CHARLOTTE, N.C. -- Opponents to the I-77 toll lane project are applauding an amendment that is working its way through the legislature.

The amendment could make it easier to alter or modify the project but it won’t stop it altogether, according to Rep. John Bradford (R. - N.C.) who is behind the amendment.

“I don’t see that being a likely outcome. I think what’s going to happen is based on the Advisory Group’s recommendation that there is going to be a modification,” Bradford said.

Bradford is talking about the I-77 Toll Lane Advisory Group that recommended making one of the two new toll lanes in each direction, a free lane.

Mecklenburg County Commissioner Pat Cotham was a member of that panel that wanted to find a compromise.

“We didn’t want any managed lanes, but we were trying to give them something to show we’ll meet you halfway. Just meet us halfway,” Cotham said.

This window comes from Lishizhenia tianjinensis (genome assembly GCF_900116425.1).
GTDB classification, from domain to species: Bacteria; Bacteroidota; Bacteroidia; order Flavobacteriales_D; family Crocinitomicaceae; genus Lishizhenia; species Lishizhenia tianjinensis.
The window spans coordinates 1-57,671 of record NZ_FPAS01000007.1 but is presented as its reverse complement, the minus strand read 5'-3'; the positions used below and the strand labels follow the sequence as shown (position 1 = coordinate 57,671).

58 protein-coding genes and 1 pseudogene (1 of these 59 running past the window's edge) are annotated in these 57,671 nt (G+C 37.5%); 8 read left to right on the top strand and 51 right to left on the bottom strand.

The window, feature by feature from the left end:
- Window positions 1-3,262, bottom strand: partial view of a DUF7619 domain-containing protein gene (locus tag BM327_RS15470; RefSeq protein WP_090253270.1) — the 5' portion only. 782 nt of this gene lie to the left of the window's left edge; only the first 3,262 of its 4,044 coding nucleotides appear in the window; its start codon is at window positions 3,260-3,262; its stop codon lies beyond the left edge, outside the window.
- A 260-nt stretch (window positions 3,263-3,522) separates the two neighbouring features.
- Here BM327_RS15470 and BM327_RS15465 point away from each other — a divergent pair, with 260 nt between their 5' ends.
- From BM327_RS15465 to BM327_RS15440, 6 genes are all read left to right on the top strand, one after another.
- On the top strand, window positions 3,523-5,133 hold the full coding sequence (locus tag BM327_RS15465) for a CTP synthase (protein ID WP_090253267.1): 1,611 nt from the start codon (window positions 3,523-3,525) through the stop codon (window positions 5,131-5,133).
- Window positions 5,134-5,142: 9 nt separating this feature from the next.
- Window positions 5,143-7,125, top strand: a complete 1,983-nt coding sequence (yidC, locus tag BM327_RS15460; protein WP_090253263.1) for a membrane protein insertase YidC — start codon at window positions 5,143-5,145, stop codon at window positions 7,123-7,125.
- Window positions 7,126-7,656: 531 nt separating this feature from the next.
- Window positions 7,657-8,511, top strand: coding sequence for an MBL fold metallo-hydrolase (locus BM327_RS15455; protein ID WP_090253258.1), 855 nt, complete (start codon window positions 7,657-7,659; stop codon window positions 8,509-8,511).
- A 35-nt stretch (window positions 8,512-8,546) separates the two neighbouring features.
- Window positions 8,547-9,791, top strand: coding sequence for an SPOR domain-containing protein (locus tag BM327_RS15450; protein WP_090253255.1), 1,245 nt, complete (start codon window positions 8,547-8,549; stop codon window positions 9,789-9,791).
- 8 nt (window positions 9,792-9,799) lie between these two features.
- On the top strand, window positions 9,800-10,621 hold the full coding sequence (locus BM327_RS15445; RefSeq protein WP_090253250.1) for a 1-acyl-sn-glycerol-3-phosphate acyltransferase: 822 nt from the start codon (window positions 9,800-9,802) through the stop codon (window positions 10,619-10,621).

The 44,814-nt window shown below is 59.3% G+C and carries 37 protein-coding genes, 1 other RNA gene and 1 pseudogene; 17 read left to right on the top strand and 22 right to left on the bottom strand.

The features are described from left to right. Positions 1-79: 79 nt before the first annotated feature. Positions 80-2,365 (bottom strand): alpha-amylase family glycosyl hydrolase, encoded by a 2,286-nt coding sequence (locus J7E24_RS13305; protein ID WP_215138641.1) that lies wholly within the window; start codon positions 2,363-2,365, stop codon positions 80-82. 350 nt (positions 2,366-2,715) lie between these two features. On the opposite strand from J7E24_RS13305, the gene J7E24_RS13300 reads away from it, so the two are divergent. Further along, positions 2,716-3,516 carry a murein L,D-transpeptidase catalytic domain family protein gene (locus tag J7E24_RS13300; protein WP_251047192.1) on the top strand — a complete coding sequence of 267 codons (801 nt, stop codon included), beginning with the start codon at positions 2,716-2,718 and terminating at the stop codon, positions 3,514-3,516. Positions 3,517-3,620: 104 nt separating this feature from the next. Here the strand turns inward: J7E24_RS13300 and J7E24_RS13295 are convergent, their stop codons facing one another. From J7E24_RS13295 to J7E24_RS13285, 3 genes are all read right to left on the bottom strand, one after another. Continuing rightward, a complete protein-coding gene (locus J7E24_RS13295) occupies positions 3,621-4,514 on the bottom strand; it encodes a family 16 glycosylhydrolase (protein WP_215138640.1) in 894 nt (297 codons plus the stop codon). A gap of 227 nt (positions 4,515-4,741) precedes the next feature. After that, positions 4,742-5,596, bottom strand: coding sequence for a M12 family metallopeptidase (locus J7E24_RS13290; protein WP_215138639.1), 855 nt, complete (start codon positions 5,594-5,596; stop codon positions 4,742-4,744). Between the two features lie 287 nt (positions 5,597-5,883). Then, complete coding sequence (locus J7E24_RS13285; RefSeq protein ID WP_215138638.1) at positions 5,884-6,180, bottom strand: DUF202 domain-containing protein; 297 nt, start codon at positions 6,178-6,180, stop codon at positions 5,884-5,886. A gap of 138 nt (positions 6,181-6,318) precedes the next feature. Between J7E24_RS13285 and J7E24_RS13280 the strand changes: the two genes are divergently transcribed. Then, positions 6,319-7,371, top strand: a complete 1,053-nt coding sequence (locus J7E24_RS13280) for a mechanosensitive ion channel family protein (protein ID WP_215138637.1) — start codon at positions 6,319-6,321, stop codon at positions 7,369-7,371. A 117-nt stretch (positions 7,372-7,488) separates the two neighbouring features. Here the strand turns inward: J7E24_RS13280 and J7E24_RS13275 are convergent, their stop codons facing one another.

But there is a catch: any change in the contract would likely trigger fees or fines, perhaps in the millions of dollars that would have to be paid by the state to the contractor.

The amendment being pushed by Bradford would set aside Highway Trust Fund surpluses to pay those fines.

The money would be paid back from the revenues from the two remaining toll lanes.

Even Bradford admits it is impossible to predict how this might play out or even if the courts would have to get involved.

“We don’t know how this is going to go, and we don’t know what the negotiations of a contract change or modification would look like. The big mystery here is when it will happen and how much will it cost?” Bradford said.

Pat Cotham says, even with that, it’s a better alternative to what is already playing out as the massive toll project approaches completion later this year.

“It's going to affect the economy of our state as well as affect the lives of people in North Mecklenburg. Their quality of life is definitely diminished,” she said.